Konstantinos Tatsiramos

Program Coordinator and Visiting Research Fellow

University of Luxembourg, LISER

Konstantinos Tatsiramos holds a Joint Professorship in Labor Economics at the University of Luxembourg and LISER. He received a Ph.D. in Economics from the European University Institute in Florence, an M.Sc. in Economics from University College London and a B.Sc. in Economics from Athens University of Economics and Business. Prior to joining the University of Luxembourg and LISER he worked as an Associate Professor at the University of Nottingham (2013-2017), as a Reader and Lecturer at the University of Leicester (2011-2013) and as a Researcher at IZA from 2005 to 2011.

His main research interests lie in labor economics and applied micro-econometrics, with particular emphasis on labor market institutions, unemployment dynamics and mobility. His research has been published in the Journal of the European Economic Association, the European Economic Review, and the Journal of Applied Econometrics, among others.

He is the IZA Co-Editor of "Research in Labor Economics" since 2007, one of the Program Coordinators for the IZA Research Area "Labor Market Institutions" since 2008, and the IZA World of Labor Subject Editor on "Demography, Family and Gender" since 2014.

Filter

Publications

IZA Discussion Paper No. 10089

This paper studies the influence of family, schools and neighborhoods on life-cycle earnings inequality. We develop an earnings dynamics model linking brothers, schoolmates and teenage parish neighbors using population register data for Denmark. We exploit differences in the timing of family mobility and the partial overlap of schools and neighborhoods...

IZA Discussion Paper No. 6950
published in: Journal of Economic Surveys, 2014, 28 (2), 284 - 311

With the emergence of the Great Recession unemployment insurance (UI) is once again at the heart of the policy debate. In this paper, we review the recent theoretical and empirical evidence on the labor market effects of UI design. We also discuss policy issues related to UI design, including the...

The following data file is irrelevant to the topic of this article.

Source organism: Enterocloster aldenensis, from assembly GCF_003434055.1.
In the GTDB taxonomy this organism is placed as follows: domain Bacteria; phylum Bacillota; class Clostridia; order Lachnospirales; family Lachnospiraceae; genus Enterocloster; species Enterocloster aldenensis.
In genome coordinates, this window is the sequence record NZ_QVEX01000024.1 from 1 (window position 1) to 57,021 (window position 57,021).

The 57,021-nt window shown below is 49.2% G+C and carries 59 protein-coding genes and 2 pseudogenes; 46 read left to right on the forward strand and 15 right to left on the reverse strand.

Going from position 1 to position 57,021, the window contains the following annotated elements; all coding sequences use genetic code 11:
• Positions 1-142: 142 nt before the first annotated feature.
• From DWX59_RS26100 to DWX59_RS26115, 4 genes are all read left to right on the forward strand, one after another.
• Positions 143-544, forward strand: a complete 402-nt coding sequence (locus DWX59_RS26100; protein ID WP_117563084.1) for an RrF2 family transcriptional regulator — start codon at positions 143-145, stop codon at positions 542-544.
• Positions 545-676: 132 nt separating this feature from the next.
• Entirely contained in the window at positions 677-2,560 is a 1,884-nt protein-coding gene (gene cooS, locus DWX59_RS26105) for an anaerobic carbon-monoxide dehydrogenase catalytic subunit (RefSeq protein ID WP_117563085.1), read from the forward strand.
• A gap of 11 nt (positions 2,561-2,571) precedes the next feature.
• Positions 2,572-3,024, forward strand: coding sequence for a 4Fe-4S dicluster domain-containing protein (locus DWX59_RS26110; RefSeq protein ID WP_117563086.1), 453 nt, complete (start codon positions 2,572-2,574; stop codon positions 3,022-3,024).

IZA Discussion Paper No. 6540
published in: Labour Economics, 2012, 19 (4), 624 - 632

Job protection reduces job turnover by changing firms' hiring and firing decisions. Yet the effect of job protection on workers' quit decisions and post-quit outcomes is still unknown. We present the first evidence using individual panel data from 12 European countries, which differ both in worker turnover rates and in...

IZA Discussion Paper No. 5240
substantially revised version downloadable here is published as "With a Little Help from My Friend? Quality of Social Networks, Job Finding and Job Match Quality" in: European Economic Review, 2015, 78, 55-75

We investigate the effect of social interactions on labor market outcomes using a direct measure of social contacts based on information about individuals’ three best friends and their characteristics. We examine the effect of the number of employed friends on the transition from non-employment to employment, and we find the...

IZA Discussion Paper No. 4670
published in: Journal of Applied Econometrics, 2013, 28 (4), 604-627

The generosity of the Unemployment Insurance system (UI) plays a central role for the job search behavior of unemployed individuals. Standard search theory predicts that an increase in UI benefit generosity, either in terms of benefit duration or entitlement, has a negative impact on the job search activities of the...

IZA Discussion Paper No. 4350
published in: Research in Labor Economics, 2009, 29, 253-271

This paper investigates the effect of a native spouse on the transitions into and out of entrepreneurship of male immigrants in the U.S. We find that those married to a native are less likely to start up a business compared to those married to an immigrant. This finding is robust...

IZA Discussion Paper No. 3907
revised version published as 'The Effect of Delaying Motherhood on the Second Childbirth in Europe' in: Journal of Population Economics, 2011, 25 (1), 291-321

This paper analyzes the effect of delayed motherhood on fertility dynamics for women living in several European countries, which differ in terms of their institutional environments. We show that the effect of delaying the first child on the transition to the second birth differs both among working and non-working women...

IZA Discussion Paper No. 3853
revised version published in: Journal of Applied Econometrics, 2011, 26 (4), 641 - 668

We investigate the direct and long-run effects of fertility on employment in Europe estimating dynamic models of labor supply under different assumptions regarding the exogeneity of fertility and modeling assumptions related to initial conditions, unobserved heterogeneity and serial correlation in the error terms. We find overall large direct and long-run...